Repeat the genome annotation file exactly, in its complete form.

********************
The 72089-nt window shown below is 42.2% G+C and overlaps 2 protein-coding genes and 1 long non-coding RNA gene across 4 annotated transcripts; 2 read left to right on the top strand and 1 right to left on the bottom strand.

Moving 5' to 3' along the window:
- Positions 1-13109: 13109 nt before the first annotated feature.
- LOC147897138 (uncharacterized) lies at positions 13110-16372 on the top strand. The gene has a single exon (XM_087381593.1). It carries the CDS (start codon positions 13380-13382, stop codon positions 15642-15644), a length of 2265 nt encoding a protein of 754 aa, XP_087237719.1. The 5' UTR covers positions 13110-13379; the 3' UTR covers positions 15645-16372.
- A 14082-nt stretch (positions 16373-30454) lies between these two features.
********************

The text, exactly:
The 72089-nt window shown below is 42.2% G+C and overlaps 2 protein-coding genes and 1 long non-coding RNA gene across 4 annotated transcripts; 2 read left to right on the top strand and 1 right to left on the bottom strand.

Moving 5' to 3' along the window:
- Positions 1-13109: 13109 nt before the first annotated feature.
- LOC147897138 (uncharacterized) lies at positions 13110-16372 on the top strand. The gene has a single exon (XM_087381593.1). It carries the CDS (start codon positions 13380-13382, stop codon positions 15642-15644), a length of 2265 nt encoding a protein of 754 aa, XP_087237719.1. The 5' UTR covers positions 13110-13379; the 3' UTR covers positions 15645-16372.
- A 14082-nt stretch (positions 16373-30454) lies between these two features.